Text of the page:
31 August 2011

Review: All These Things I've Done by Gabreielle Zevin

All These Things I've DoneAll These Things I've Done by Gabrielle Zevin

My rating: 4 of 5 stars

In 2083, chocolate and coffee are illegal, paper is hard to find, water is carefully rationed, and New York City is rife with crime and poverty. And yet, for Anya Balanchine, the sixteen-year-old daughter of the city's most notorious (and dead) crime boss, life is fairly routine. It consists of going to school, taking care of her siblings and her dying grandmother, trying to avoid falling in love with the new assistant D.A.'s son, and avoiding her loser ex-boyfriend. That is until her ex is accidentally poisoned by the chocolate her family manufactures and the police think she's to blame. Suddenly, Anya finds herself thrust unwillingly into the spotlight--at school, in the news, and most importantly, within her mafia family.

Organized crime is intriguing. You can’t possibly look at the criminal structure and not be amazed by it. Now, to be honest, the only mafia I don’t think is full of douche bags is the Italian Mafia. (I am so getting whacked for this…) But seriously, they might extort and kill every so often, but compared to gangs that kill children on street corners and destroy families, they’re really the least violent group of criminals you can find.

So when I read the back of All These Things I’ve Done when I received the arc, I was so ready for this.

Set in the future, it follows Annie, the daughter of a now slain crime boss, as she tries to carry on her life with her dependent family, her quirky friends, and eventually, her boyfriend, the son of the Assistant DA. Annie’s family is in the illegal chocolate business (yes, they made chocolate against the law…), and she pops into speakeasies every so often for a scandalous cup of coffee (also illegal). The plot balances her life as a regular teenager with the usual family difficulties, and her life as the daughter of a mob boss who’s ‘crime family’ leads her to the worst circumstances.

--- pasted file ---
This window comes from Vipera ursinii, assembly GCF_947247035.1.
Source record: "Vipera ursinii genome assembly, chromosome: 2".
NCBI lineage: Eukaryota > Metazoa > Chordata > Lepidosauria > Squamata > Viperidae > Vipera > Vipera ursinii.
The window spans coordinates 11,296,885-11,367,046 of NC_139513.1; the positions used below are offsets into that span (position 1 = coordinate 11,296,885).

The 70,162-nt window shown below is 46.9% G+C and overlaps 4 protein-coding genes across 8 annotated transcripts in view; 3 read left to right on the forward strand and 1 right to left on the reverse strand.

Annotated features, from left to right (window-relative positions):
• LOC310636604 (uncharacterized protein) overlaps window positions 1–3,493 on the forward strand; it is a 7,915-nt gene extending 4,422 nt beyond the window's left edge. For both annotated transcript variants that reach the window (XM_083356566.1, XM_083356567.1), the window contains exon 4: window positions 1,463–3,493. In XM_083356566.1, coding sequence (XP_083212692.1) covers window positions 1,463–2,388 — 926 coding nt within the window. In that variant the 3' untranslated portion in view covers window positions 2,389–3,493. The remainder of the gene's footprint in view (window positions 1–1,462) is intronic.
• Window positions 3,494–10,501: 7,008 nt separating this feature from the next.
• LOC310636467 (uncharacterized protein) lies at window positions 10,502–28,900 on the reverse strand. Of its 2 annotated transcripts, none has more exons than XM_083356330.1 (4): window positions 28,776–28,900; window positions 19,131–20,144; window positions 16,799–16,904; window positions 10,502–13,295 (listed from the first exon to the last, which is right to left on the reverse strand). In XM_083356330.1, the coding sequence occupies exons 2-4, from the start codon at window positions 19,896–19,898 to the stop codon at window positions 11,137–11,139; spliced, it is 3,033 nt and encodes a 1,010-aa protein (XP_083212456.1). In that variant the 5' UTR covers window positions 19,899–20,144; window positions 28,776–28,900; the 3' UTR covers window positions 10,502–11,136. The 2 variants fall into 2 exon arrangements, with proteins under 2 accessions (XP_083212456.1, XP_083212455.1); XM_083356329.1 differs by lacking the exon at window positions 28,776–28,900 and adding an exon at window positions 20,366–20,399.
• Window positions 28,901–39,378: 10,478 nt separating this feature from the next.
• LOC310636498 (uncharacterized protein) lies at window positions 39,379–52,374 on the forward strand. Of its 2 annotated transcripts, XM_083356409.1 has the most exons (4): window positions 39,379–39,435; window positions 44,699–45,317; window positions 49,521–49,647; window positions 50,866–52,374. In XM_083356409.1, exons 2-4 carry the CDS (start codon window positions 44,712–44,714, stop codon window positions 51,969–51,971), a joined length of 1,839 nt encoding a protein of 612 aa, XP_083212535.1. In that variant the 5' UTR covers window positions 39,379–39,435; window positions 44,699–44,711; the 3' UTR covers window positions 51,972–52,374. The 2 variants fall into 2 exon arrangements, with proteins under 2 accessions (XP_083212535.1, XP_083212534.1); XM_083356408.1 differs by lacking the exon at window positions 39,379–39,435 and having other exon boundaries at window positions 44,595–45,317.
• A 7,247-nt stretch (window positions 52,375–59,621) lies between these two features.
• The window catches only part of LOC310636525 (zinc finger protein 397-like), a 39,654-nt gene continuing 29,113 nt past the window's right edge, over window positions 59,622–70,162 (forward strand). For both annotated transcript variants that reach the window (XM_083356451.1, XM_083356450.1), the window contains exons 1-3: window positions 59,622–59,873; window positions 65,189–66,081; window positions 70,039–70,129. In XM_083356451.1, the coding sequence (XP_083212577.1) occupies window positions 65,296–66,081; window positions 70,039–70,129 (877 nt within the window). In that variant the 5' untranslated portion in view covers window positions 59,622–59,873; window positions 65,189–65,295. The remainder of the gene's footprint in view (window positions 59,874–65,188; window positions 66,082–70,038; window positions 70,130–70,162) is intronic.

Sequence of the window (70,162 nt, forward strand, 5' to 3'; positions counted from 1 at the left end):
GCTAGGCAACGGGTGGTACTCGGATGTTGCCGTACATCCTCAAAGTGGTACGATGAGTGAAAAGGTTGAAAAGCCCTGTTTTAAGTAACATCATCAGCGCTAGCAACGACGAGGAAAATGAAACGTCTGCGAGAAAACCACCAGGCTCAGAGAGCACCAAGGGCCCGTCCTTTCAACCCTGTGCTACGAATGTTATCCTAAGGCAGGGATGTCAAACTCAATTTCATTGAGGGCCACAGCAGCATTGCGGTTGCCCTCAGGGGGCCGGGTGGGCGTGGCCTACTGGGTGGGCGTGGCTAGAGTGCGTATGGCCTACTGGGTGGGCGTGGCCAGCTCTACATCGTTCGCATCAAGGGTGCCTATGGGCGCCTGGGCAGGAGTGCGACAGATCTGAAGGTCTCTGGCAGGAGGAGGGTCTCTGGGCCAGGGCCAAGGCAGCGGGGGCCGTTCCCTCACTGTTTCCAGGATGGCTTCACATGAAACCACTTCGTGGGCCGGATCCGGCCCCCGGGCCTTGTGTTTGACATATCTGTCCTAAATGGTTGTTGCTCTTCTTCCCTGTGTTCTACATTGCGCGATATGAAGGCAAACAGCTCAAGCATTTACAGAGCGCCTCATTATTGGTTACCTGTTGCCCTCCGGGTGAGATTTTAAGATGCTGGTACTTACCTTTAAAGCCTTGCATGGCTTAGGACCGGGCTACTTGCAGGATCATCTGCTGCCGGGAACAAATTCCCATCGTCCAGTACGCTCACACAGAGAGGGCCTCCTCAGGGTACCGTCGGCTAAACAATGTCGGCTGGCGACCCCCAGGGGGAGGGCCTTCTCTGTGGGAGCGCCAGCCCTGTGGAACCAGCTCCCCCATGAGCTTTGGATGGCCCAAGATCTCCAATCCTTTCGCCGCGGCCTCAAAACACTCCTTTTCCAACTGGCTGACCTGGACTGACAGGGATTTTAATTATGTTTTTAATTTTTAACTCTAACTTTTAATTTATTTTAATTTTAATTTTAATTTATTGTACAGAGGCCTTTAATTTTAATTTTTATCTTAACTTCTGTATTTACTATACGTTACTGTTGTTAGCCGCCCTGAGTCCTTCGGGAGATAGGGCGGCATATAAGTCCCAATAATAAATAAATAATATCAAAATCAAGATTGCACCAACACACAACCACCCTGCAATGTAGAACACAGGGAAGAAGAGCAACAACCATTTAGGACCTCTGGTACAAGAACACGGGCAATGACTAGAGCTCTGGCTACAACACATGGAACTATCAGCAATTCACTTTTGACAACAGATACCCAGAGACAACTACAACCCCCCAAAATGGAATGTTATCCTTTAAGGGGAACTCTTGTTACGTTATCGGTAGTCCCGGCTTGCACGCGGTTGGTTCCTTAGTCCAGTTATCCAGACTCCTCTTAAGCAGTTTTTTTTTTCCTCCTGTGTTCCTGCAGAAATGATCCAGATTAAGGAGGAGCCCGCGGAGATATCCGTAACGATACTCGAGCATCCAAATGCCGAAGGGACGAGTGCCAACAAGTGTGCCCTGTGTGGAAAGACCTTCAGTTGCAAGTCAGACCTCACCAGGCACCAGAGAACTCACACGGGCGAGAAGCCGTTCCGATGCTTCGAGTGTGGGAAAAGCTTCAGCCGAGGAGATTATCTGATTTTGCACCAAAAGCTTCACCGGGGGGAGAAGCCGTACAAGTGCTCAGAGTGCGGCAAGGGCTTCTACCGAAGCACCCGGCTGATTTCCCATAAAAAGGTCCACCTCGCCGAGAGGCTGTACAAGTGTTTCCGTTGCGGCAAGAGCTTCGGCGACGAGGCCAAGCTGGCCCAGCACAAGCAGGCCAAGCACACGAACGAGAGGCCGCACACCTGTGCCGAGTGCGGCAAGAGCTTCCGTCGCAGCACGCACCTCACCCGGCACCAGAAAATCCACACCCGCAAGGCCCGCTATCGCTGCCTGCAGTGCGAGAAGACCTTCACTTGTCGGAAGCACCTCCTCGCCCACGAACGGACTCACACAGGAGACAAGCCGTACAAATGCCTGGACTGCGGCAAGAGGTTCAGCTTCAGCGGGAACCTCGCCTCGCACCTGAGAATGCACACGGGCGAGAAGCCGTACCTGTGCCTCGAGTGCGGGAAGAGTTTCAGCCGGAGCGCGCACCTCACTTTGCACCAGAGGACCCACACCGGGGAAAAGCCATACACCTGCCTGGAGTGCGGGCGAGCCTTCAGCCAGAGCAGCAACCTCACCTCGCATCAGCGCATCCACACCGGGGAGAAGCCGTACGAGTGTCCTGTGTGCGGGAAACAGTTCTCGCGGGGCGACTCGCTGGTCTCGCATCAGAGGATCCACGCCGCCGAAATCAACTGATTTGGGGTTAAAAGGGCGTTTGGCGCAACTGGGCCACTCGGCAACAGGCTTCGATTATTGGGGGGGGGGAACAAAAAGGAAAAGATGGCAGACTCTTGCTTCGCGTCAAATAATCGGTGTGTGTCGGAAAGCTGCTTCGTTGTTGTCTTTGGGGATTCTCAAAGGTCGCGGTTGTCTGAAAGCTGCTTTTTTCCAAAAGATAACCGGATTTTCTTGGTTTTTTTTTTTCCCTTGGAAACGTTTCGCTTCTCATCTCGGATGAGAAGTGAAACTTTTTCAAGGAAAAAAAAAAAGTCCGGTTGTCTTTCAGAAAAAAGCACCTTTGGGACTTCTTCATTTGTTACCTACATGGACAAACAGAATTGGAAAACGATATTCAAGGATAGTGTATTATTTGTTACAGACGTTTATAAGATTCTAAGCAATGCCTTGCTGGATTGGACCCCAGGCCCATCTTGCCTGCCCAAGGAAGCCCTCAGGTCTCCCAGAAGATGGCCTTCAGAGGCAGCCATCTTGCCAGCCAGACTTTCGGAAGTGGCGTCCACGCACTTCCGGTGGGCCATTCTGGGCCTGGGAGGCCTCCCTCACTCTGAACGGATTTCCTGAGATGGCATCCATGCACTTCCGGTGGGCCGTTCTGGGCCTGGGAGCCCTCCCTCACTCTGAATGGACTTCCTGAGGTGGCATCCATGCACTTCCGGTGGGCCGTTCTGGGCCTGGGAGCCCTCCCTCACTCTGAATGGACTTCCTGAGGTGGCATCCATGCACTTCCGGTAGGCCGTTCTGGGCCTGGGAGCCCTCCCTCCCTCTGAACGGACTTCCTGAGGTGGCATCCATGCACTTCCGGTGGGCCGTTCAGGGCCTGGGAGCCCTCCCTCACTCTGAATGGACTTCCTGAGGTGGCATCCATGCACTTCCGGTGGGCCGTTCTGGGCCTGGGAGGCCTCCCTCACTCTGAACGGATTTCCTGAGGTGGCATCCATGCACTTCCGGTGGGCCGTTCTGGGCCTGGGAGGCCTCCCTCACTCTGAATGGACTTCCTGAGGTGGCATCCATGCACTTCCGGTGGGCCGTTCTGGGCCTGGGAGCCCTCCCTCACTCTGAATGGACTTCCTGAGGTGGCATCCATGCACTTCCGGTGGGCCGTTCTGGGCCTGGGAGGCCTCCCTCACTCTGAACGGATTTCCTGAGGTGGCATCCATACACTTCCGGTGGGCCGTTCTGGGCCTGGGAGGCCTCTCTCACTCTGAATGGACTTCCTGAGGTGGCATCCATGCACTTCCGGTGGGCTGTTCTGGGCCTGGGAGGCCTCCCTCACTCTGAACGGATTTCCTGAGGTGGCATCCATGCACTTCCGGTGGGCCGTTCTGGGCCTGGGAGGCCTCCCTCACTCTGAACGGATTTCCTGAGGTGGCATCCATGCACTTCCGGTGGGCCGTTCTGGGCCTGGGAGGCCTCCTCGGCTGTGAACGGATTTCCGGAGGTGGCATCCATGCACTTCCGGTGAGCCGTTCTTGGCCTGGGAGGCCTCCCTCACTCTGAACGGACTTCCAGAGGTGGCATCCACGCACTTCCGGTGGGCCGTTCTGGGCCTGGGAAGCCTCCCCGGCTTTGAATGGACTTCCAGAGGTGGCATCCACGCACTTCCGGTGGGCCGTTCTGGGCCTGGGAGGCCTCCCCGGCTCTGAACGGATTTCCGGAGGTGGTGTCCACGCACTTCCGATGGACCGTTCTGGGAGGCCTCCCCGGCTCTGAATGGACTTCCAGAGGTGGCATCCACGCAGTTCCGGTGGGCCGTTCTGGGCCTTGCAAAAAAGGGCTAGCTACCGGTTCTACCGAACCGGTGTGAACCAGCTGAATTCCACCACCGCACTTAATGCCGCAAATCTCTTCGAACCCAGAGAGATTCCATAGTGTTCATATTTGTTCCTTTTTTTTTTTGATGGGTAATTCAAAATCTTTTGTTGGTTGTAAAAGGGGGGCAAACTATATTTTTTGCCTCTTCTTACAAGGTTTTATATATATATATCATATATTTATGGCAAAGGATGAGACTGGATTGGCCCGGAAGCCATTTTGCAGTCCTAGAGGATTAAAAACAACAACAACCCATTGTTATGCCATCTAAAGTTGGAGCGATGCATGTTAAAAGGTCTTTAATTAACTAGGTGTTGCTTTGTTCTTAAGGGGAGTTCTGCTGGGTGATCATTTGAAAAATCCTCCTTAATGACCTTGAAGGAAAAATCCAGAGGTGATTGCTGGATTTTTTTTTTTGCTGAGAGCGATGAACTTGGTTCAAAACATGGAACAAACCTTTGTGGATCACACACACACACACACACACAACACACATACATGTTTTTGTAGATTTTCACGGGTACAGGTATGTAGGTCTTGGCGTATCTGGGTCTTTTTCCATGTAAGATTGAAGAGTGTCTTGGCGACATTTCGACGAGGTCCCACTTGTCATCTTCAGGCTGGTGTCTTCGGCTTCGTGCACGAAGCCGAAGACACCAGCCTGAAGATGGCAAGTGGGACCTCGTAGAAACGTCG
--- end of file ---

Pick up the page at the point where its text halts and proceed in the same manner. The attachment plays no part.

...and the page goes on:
So let me start with the goods of this book. I really did love it, the idea was fun, and the author really worked well with it. I loved the characters, they were unique in their own way, and it was a relief to find characters that weren’t cliché, as found in most YA fiction. Even though this book had a heavy dose of romance, it was perfectly mixed with drama, action, and mystery so that the multiple plots woven worked together so that the book could appeal to all my senses. Honestly, I can’t stand books that base their entire plot on romance, because that’s not really a plot… That’s something you find in high schools that make you want to dry heave. This book had a plot, kudos to the author.

Simply put, this book was fun as heck to read. I just loved Annie and Win, I loved how honest the story-telling was, how sarcastic (in a good way) it could get, and how you couldn’t tell how emotionally driven the book was until it slapped you in the face. But the kind of slap your best friends gives you when she’s trying to tell you how awesome something is, not the kind of slap you give your arch-nemeses. It never failed to deliver, and there weren’t any lulls in the book, something I hate. I wanted to read this book, every page of it, and I didn’t find myself feeling like I could care less whether I decided to read it or not.

Things I did have issue with was the pacing; at times important scenes seemed rushed, scenes that would have been a lot more powerful if the author had taken her time with them. Also, Annie, the main character, was incredibly strong, this is what made me love her all the more, but at times her relationship with Win, her boyfriend, made her seem weak and a little desperate.

I still absolutely loved this book, and I am beyond pumped that this is a series. I can’t wait to read the next book, I’d honestly love the arc to book two as well, but that’s never going to happen. I think this is how young adult fiction is supposed to be written. It’s raw and straight-forward. It left behind the young adult fiction we all know and loathe and projected adult circumstances and themes into a piece of fiction that young people, and adults a like, should be able to enjoy without a single complaint.

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1 comment:

  1. Seems like a fun book, but I sure couldn't live in a place where there was no chocolate and cofee.


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